The Wall Street Journal editorial board has thrown its support behind Pacific Legal Foundation client Chuck Garrity, owner of Death of the Fox Brewing Company, who is suing the New Jersey Division of Alcohol Beverage Control over its restrictions on breweries.
In a biting editorial, the Journal recounts some of the arbitrary and burdensome rules that have throttled Chuck’s otherwise-thriving business:
Breweries can’t “collaborate or coordinate with any food vendor, including food trucks.” They can’t sell soda unless it’s made in-house. Happy hours are prohibited. Breweries can sell their own swag but can’t host “‘pop-up’ shops, bazaars or craft shows.”
Each year breweries can advertise no more than 25 trivia nights, yoga classes, “paint and sip” sessions, or other similar “special events.” If a brewery hosts a band or airs any “live-televised championship sporting event,” such as the Olympics or the Super Bowl, that automatically counts against its 25 allotted events, even if it isn’t advertised. Oh, and breweries can have “no more than two television screens,” no bigger than 65 inches “from corner to corner.”
New Jersey issued these regulations in 2019 but only started enforcing them this summer—and they’ve had “a huge financial impact” on Death of the Fox Brewing, as Chuck told The Wall Street Journal. What’s the state’s justification for the bizarre rules? The Journal has it right:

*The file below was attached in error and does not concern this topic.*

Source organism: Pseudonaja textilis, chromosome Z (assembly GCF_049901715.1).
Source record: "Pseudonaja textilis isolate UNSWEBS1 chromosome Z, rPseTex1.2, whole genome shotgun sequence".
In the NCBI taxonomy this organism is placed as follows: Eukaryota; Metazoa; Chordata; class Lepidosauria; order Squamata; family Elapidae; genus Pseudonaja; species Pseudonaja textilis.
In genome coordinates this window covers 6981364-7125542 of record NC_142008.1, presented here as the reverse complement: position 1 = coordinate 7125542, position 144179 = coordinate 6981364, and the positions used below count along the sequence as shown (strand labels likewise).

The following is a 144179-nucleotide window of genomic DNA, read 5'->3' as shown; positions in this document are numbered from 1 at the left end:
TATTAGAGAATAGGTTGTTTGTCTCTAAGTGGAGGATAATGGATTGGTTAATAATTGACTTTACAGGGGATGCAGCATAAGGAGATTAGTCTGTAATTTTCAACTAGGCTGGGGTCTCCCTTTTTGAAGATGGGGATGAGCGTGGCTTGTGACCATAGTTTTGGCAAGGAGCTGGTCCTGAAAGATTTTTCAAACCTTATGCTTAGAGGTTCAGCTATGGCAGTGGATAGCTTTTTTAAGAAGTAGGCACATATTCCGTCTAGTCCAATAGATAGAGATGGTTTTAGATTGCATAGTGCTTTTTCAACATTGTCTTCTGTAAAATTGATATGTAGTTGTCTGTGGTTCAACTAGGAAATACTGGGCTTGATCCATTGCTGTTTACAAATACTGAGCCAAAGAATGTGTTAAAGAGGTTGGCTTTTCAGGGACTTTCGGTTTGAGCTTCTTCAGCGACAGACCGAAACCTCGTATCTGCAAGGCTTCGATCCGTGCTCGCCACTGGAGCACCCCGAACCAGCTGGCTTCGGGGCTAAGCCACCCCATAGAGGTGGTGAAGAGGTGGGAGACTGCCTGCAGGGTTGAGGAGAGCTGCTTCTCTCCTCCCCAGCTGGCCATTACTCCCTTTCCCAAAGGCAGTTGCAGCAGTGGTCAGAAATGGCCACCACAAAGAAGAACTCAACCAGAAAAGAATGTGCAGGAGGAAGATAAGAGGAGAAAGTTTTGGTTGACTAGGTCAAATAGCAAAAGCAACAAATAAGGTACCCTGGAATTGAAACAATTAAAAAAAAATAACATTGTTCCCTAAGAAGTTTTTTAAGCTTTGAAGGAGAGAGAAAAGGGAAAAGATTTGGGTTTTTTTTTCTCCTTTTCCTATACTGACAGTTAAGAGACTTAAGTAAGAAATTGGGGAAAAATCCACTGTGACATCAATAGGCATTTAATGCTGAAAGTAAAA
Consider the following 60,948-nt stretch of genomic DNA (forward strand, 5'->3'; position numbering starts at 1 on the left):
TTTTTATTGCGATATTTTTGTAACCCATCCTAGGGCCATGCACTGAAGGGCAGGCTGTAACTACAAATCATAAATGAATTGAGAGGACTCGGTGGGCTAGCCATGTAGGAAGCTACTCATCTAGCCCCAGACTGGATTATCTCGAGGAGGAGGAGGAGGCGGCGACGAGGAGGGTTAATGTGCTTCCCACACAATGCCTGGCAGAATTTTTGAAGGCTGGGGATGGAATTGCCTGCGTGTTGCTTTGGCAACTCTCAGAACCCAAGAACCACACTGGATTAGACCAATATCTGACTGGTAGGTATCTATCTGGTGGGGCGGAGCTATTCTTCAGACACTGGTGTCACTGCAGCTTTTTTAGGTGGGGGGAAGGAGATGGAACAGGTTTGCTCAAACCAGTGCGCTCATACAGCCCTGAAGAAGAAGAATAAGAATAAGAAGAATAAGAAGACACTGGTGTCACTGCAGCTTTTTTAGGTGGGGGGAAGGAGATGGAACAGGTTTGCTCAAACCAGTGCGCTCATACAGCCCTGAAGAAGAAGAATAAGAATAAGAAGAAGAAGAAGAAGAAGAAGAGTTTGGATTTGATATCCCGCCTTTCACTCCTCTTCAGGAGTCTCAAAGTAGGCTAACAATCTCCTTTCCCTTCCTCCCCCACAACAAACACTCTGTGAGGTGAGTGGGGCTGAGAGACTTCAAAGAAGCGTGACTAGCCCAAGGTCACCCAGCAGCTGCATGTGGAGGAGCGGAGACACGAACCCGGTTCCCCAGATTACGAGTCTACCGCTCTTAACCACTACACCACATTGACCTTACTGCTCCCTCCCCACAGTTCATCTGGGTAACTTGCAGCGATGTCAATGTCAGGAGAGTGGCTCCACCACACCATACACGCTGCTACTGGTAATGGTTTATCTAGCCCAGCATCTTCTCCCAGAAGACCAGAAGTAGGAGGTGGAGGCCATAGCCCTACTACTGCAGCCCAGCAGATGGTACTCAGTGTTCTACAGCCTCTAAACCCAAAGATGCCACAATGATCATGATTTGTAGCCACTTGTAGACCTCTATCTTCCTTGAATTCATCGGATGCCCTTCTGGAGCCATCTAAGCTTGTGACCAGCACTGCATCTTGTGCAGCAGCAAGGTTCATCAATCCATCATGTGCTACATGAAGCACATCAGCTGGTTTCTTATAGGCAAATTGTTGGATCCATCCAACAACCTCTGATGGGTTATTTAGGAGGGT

New Jersey caps the number of liquor licenses for bars and restaurants, and a permission slip to serve booze can sell for as much as $1 million. Breweries are regulated separately as manufacturers. Republican state Sen. Michael Testa says the Division of Alcoholic Beverage Control has been “captured” by bars and restaurants that “see breweries as a threat.”
In other words, the state agency is trying to prevent breweries from competing with businesses that have paid hefty prices for state liquor licenses.
Not only are New Jersey’s restrictions a blow to economic liberty, but they’re also in violation of regulatory procedure: As PLF attorneys explained when the suit was filed, New Jersey failed to follow the proper process when issuing these protectionist rules.
“State law requires that when an agency wants to impose rules affecting our lives and our livelihood, we must at least have an opportunity to voice our concerns,” attorney Luke Wake said. “And agencies are required to submit regulations to the legislature—which can decide whether to override this sort of agency action.” In this case, the ABC division never gave the legislature or public a chance to weigh in.
The Wall Street Journal editorial board gives “credit to Messrs. Garrity and Testa for trying to allow more competition.” The Journal’s audience seems wholeheartedly to agree: The editorial has over 300 comments slamming the state agency and supporting Chuck. One commenter notes she’s been to Death of the Fox many times and calls the business concept—a combination microbrewery/coffeehouse—“genius” and the drinks “outstanding.”
“If you’re down in South Jersey, give them a visit,” she urges.